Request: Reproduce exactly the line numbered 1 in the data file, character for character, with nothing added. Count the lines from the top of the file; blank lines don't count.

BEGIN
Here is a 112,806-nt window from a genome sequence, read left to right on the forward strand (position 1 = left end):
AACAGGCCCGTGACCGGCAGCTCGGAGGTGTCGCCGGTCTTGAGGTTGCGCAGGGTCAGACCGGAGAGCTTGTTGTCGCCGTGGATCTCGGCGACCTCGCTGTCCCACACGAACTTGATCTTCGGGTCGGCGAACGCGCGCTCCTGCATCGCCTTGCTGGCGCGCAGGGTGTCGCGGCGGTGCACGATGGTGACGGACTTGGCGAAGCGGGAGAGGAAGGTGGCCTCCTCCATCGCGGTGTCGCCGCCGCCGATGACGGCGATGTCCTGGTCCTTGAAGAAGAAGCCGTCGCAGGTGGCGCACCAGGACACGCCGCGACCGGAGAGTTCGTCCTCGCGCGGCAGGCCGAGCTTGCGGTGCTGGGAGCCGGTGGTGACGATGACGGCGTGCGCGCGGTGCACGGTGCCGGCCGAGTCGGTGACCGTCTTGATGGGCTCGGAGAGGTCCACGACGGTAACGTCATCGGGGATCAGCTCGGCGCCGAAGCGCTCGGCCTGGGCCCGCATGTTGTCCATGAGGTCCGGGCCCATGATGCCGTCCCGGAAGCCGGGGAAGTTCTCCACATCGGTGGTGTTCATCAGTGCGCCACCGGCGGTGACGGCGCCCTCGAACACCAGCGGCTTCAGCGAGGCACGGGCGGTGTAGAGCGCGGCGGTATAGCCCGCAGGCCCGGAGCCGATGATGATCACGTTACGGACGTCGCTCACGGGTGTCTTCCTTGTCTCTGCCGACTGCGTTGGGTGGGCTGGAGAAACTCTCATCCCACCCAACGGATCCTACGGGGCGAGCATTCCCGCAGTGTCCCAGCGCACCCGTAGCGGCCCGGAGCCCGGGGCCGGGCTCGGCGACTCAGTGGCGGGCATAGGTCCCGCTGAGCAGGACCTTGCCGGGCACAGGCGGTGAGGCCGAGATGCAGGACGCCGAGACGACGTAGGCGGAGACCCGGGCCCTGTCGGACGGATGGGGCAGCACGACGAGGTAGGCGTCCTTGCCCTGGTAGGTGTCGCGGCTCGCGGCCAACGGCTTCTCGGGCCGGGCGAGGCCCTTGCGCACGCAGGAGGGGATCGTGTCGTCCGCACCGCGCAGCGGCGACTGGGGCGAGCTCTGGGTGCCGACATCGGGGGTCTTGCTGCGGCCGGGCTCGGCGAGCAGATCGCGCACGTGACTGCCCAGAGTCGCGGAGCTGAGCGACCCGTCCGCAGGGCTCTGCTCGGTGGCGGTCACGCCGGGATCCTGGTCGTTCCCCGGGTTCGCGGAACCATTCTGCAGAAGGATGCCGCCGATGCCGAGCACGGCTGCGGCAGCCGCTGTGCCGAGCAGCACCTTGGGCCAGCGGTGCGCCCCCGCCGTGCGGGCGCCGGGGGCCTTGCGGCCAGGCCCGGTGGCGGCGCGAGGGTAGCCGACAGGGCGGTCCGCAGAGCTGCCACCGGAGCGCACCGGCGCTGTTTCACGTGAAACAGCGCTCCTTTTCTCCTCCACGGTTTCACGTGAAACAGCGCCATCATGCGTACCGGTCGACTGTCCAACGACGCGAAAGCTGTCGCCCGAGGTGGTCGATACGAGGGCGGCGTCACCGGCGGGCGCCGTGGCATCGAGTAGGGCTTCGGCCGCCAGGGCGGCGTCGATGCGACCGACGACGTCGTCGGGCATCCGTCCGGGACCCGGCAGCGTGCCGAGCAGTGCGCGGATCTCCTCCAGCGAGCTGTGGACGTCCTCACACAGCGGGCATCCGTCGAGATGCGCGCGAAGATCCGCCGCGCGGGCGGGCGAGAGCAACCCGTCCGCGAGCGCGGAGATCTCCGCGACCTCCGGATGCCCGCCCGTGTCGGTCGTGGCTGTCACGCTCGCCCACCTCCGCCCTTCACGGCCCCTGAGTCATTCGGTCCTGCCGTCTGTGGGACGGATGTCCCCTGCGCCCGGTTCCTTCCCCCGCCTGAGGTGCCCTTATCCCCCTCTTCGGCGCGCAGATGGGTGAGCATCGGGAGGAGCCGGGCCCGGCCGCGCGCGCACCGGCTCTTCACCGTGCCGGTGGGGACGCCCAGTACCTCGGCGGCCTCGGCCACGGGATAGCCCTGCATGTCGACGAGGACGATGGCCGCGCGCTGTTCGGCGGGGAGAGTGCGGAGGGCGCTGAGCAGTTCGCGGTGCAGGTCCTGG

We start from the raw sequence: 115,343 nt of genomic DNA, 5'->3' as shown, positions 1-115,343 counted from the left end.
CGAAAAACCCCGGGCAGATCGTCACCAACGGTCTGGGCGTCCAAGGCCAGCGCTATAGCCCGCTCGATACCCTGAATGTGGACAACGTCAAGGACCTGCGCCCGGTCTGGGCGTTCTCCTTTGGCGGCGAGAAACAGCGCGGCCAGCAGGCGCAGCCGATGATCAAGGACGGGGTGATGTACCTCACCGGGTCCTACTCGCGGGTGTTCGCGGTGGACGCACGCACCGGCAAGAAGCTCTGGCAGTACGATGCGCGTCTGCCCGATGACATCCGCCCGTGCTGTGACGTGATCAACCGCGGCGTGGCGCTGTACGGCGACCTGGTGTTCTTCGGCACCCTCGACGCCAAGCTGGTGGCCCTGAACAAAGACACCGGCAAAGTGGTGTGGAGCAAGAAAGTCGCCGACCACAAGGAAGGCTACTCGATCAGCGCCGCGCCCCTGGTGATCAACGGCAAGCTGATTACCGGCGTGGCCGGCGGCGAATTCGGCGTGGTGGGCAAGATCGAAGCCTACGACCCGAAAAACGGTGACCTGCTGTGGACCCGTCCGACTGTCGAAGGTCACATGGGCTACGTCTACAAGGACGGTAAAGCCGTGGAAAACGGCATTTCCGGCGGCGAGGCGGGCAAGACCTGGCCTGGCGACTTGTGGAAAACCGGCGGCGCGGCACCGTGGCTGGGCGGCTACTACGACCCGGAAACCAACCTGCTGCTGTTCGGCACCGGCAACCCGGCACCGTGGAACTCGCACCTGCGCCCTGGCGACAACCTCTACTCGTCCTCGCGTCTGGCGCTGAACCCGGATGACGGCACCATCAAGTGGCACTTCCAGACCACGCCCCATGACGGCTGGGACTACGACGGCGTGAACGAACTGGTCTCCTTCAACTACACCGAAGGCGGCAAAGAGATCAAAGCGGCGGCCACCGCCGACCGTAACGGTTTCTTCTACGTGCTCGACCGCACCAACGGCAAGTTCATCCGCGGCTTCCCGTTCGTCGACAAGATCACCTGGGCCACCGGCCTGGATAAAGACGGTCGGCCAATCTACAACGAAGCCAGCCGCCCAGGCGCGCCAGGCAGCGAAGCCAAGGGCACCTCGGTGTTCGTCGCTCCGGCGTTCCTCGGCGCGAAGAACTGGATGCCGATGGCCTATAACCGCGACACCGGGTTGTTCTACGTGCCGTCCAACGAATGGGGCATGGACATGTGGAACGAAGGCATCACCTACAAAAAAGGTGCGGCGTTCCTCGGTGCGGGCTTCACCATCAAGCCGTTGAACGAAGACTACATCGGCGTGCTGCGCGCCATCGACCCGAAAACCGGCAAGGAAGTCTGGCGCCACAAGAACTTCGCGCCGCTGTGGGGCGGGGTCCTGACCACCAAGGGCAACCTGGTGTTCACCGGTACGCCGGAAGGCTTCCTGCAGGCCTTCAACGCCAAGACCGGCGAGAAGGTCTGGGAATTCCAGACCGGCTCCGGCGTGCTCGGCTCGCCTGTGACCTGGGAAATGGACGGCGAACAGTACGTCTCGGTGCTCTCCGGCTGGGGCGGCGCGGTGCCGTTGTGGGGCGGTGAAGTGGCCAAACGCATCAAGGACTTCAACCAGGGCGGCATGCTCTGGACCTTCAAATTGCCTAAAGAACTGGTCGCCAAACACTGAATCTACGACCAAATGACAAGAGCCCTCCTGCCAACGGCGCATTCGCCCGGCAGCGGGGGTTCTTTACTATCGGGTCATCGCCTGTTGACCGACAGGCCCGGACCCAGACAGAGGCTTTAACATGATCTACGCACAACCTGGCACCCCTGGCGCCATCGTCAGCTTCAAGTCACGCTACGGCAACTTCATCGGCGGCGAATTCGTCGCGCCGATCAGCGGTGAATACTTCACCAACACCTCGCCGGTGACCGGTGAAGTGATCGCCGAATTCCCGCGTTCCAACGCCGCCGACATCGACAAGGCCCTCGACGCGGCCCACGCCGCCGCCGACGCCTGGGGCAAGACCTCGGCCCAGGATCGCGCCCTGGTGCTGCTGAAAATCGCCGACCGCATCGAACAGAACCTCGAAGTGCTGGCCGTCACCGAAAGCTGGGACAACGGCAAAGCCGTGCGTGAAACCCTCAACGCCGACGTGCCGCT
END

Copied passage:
Here is a 112,806-nt window from a genome sequence, read left to right on the forward strand (position 1 = left end):